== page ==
It’s not hard to see why reticulated hillstream loaches are on the rise in popularity. These fish are absolutely unique and beautiful!
First things first, don’t confuse them with Cobitidae and Loricariids. The former is the true loach family that contains around 260 species, and they have similar barbels around the mouth. The latter, on the other hand, are a group of freshwater fish that share certain traits with reticulated hillstream loaches but are actually suckermouth armored catfishes.
Also, these oddballs are often mistaken for the smallest freshwater stingray because of their very similar body shapes.
Now that we’ve got that out of the way, let’s get back to reticulated hillstream loaches. They have a reticulated (or net-like) pattern on their bodies that can vary in intensity from light gold to dark brown. This intricate reticulation is what gives them one of their other common names, the gold ring butterfly sucker.
Look closely; you will notice 3-5 pronounced longitudinal lines on both sides of the body. Pelvic and pectoral fins are also covered with bold submarginal stripes. The stripes tend to be linear on the caudal fin. The rest of the body is accented with these intricate patterns.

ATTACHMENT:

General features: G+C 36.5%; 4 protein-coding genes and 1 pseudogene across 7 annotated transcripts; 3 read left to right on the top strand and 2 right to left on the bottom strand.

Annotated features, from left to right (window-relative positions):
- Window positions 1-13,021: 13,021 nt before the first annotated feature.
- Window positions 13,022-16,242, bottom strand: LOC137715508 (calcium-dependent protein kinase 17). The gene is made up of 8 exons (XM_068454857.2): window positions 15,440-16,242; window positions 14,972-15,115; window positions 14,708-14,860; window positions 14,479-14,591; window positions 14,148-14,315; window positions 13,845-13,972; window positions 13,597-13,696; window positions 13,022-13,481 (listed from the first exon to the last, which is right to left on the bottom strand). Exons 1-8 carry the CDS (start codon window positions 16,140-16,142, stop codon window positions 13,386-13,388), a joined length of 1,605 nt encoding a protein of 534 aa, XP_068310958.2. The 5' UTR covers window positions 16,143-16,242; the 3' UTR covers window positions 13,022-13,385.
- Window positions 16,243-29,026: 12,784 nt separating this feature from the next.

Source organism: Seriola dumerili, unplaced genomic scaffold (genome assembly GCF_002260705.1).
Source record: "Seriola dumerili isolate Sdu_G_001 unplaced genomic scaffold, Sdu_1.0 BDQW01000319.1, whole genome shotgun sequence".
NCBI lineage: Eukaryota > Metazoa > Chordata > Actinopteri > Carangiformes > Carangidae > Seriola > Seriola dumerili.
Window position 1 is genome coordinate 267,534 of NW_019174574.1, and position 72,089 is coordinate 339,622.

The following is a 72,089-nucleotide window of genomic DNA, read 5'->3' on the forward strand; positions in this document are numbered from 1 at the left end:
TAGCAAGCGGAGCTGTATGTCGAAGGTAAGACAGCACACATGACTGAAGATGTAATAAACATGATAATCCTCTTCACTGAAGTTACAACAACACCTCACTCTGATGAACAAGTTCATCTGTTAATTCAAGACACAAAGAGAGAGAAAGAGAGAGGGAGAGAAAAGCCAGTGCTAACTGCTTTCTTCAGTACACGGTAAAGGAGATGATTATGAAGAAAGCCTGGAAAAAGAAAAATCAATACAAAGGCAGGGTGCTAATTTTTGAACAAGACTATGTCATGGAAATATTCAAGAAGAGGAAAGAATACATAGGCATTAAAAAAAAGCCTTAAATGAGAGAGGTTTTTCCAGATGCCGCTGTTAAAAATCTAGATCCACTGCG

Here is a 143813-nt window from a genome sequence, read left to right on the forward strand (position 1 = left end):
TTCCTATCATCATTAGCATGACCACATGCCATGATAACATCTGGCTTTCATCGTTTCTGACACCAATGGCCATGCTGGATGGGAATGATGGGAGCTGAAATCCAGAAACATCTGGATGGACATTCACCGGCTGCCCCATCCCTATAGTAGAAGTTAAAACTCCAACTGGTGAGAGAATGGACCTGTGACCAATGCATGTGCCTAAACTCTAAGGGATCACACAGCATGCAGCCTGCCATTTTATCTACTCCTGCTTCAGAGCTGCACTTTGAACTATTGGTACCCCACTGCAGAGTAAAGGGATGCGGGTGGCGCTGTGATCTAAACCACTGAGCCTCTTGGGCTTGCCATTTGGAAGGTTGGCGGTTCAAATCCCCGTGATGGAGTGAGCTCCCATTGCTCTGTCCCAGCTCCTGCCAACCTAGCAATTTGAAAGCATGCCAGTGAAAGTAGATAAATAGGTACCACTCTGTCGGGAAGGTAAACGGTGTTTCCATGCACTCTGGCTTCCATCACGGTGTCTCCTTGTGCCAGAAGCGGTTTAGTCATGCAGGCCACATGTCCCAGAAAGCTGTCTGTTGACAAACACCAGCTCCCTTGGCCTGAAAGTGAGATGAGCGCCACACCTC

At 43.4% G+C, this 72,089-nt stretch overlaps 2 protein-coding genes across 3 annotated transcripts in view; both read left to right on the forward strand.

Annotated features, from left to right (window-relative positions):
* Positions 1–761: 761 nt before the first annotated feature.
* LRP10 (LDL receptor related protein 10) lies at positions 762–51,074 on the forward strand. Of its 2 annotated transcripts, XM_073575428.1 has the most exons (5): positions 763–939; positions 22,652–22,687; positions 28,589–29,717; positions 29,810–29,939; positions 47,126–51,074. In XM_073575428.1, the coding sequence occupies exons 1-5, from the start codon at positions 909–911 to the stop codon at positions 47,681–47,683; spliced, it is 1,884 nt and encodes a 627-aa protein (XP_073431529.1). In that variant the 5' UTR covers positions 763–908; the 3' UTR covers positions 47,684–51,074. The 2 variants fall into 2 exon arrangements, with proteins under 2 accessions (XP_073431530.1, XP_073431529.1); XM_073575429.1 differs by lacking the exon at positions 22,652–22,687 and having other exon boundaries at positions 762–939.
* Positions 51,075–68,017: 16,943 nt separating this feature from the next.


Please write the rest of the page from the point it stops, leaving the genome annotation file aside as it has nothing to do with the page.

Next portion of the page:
They have a streamlined body that is built perfectly to withstand fast currents with the help of their well-developed and unique ventral fins. To assist them further in staying anchored against the fast current, their evolved fins feature needle-like fin spines.
Otherwise, like many other catfish, they have a flattened belly and a smaller sucker mouth.
Males Vs. Females
The reticulated hillstream loach (Sewellia lineolata) is sexually dimorphic, so it’s pretty easy to distinguish between males and females.
As with many other species of fish, female reticulated hillstream loach tends to be larger and broader than males, whereas the males are slender when viewed from above.
Sexual maturity males develop a much squarer snout, and their pectoral fins run almost at right angles to the body, while the pectoral fins on females are positioned at a more rounded or softer angle.
You’ll have to pay attention to their upper surface (the surface of the head) and the edge of their first few pectoral-fin rays, where mature males will develop small tubercules called ‘fences’ in the hobby. These structures are much smaller or absent in females.
Reticulated Hillstream Loach Size
The standard length of reticulated hillstream loach is around 2 to 3 inches (5 to 7.5 cm) when fully grown. Compared to other popular types of loaches, they are quite small.
Reticulated Hillstream Loach Care
The biggest consideration when keeping a reticulated hillstream loach in the home aquarium is providing a high-velocity water flow since these fish require a high level of oxygen.